The first organ was built by Anthony Duddyngton in 1519 and completed in 1520 at a cost of £50. The original indenture between Duddyngton and the Churchwardens is still preserved in the parish records. Of 'double Ce-fa-ut' compass and comprising 'xxvij playne keys', it was removed during the period of the Commonwealth Parliament (mid-17th century).
After the Commonwealth, the Vestry contracted with Renatus Harris for the construction of a new organ at a cost of £300; fifty years later this instrument was repaired by Gerard Smith (nephew of the famous Father Smith) who added a choir organ and handsome case.
In 1813 it was again repaired, by G. P. England at a cost of £230. Alterations were made in 1881 after considerable damage by fire, and in 1909 a new organ, retaining some of the original pipes, was constructed by Harrison's of Durham who made further additions in 1938. It was on this organ that Dr. Albert Schweitzer made his world-famous Bach recordings. The organ was totally destroyed during an air raid in December 1940.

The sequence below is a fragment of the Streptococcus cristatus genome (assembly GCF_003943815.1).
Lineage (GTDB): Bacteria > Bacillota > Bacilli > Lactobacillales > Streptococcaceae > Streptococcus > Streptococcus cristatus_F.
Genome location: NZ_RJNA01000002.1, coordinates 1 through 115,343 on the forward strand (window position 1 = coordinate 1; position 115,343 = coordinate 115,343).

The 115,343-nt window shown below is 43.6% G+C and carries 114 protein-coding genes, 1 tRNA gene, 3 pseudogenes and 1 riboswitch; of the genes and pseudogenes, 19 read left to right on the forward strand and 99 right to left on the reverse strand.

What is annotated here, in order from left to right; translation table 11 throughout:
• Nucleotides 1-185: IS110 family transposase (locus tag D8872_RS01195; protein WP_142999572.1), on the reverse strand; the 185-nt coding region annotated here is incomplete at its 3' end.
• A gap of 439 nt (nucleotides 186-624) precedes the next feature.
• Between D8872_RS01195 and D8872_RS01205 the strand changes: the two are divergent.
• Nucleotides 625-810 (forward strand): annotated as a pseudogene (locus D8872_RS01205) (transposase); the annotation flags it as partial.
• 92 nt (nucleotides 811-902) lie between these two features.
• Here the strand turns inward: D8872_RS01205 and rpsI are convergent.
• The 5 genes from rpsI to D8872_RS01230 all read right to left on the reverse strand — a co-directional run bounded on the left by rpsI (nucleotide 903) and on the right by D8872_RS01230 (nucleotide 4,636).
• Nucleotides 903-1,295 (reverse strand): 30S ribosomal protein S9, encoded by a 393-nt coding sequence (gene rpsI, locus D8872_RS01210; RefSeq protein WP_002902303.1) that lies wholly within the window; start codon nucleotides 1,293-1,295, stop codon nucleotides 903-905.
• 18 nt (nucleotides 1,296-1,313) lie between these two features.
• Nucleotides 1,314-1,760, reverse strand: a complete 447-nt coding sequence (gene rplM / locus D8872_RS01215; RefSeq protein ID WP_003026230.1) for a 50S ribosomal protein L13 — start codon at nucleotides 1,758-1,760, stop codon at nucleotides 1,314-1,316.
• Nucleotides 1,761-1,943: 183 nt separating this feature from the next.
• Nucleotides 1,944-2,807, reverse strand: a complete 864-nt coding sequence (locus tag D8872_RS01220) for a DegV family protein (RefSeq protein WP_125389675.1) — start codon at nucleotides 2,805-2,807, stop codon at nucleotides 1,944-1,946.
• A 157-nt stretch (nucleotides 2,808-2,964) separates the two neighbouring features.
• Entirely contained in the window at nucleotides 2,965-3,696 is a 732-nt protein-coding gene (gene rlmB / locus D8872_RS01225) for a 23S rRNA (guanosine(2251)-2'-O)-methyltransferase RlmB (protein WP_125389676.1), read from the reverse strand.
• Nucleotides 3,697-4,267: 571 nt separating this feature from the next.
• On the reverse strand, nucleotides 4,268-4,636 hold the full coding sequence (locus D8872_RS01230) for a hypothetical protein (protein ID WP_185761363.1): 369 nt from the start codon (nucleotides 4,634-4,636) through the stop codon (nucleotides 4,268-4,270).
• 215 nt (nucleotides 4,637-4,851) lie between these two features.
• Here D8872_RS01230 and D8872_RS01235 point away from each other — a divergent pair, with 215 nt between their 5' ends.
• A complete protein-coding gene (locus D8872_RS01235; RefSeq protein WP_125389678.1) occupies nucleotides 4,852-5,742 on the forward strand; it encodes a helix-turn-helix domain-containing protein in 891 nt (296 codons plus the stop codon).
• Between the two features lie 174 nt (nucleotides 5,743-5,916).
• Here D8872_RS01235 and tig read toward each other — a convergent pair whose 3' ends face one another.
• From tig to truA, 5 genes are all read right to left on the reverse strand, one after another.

The present three-manual organ, of 44 speaking stops, was built by Harrison and Harrison Ltd in 1957 at an approximate cost of £20,000 and contains a silver pipe inscribed to the late Queen Mary.
The Royal Arms on the front of the organ loft in the west gallery, are the original Stuart Arms of the Restoration (1660) of King Charles II to the throne of England.
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The Organ of the Catholic Apostolic Church of Christ the King, Gordon Square, WC1
The organ was built by Gray and Davison in 1870 and replaced the original small two-manual organ which used to occupy part of the space where the choir seats now are. It was modernised and enlarged by Walker in 1939.
The instrument stands on an oak gallery in the north transept. The detached stop-key console has three manuals and pedals and is situated on the floor of the opposite (south) transept. There are 58 speaking stops together with the usual couplers and accessories. In addition to the swell, the choir organ is also enclosed. The action is electro-pneumatic.
The religious community for whom the church was built were known as '"Irvingites" after Edward Irving (1792-1834), the Scottish divine, who gave impetus to a movement originating in Scotland. The liturgy contains elements from the Anglican, Roman and Greek churches. For some years the building was used as the chaplaincy church for the University of London.
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